You might have already seen Clay Shirky's now famous speech about cognitive surplus given at Web2Expo and the dramatic comparison of the time spent watching TV (200B hours a year in the US) and building Wikipedia (100M hours total).

He mentioned another number I thought was interesting: "In the US, we spend 100 million hours a weekend watching just the ads" (fast-forward to 5:52, or read the transcript). The order of magnitude seems right but I can't figure out how he arrived at his estimate. Here are the inputs I'm working with.

- Number of hours spent by men watching TV on weekends: 6.98hrs (less for women, but I'm keeping the math simple). I don't know if the number is an average across the entire population or only accounts for those who watch TV.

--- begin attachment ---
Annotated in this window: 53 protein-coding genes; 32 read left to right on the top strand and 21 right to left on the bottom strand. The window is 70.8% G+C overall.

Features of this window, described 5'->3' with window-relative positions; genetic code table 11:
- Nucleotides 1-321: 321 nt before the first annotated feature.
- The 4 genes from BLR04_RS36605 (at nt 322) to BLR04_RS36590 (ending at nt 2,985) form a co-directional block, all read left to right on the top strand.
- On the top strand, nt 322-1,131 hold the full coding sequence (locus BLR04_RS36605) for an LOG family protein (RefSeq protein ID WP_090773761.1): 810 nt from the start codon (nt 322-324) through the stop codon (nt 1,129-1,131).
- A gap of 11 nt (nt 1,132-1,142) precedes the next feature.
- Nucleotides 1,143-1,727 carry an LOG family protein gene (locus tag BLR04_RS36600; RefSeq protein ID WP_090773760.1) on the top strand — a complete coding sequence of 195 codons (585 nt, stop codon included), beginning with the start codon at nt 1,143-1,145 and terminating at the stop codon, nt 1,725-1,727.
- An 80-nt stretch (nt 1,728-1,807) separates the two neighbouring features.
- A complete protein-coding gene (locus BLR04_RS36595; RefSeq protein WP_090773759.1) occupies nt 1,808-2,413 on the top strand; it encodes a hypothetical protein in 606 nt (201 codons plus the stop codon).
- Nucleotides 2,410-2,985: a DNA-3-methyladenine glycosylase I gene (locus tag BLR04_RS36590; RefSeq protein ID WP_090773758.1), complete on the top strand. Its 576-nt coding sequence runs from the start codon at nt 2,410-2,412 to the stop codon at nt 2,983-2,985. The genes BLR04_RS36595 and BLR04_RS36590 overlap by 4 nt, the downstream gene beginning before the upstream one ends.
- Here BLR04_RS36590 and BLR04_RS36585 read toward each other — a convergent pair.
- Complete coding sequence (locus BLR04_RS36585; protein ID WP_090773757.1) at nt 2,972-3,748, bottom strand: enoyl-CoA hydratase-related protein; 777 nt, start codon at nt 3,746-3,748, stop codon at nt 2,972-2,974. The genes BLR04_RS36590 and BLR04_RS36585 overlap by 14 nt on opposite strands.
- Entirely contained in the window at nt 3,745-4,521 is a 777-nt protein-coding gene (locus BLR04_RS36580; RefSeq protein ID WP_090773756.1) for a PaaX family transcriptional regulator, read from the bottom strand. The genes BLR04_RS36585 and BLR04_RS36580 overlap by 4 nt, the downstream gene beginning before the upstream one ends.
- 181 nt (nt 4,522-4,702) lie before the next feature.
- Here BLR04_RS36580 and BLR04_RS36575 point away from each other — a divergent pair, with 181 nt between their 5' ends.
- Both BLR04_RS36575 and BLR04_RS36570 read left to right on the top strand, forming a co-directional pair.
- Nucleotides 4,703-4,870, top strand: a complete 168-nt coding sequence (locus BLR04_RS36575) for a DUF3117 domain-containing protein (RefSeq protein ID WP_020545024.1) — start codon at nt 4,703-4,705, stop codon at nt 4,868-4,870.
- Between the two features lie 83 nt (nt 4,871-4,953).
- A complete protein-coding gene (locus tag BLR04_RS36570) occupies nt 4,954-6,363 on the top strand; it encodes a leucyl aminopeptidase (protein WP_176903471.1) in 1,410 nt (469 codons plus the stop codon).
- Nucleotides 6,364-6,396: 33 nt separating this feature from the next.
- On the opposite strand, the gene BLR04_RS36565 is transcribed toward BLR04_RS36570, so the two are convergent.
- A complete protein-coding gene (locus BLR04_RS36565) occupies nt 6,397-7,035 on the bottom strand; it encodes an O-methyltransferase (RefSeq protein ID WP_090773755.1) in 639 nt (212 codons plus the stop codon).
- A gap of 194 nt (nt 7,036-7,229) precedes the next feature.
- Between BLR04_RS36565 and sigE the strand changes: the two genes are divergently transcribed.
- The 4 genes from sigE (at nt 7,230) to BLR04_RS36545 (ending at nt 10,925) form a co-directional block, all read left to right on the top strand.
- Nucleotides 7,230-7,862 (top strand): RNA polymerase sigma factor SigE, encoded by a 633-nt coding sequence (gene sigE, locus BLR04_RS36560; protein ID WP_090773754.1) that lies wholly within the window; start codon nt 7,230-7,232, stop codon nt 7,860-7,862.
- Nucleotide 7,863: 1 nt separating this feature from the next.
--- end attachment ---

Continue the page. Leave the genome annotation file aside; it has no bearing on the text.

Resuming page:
- Number of ad minutes per hour of TV programming: 16 (wiki), which means 3.72 hours of ads total for a two-day weekend (16*6.98/60*2).

Now, to arrive at the 100M hours number, we need to assume an active audience of 26,881,720 (100M/3.72hrs) viewers on each of the two days. How accurate is this number? I'll try to check with our media folks next week, but drop a comment if you have ideas.

Of course, this little calculation assumes that Shirky's remark was not a mere rhetorical device (hey, if we just stopped watching ads we could build a wikipedia in a weekend) and that people do watch all of the ads throughout the entire 7-hour TV binge instead of doing laundry or zoning out.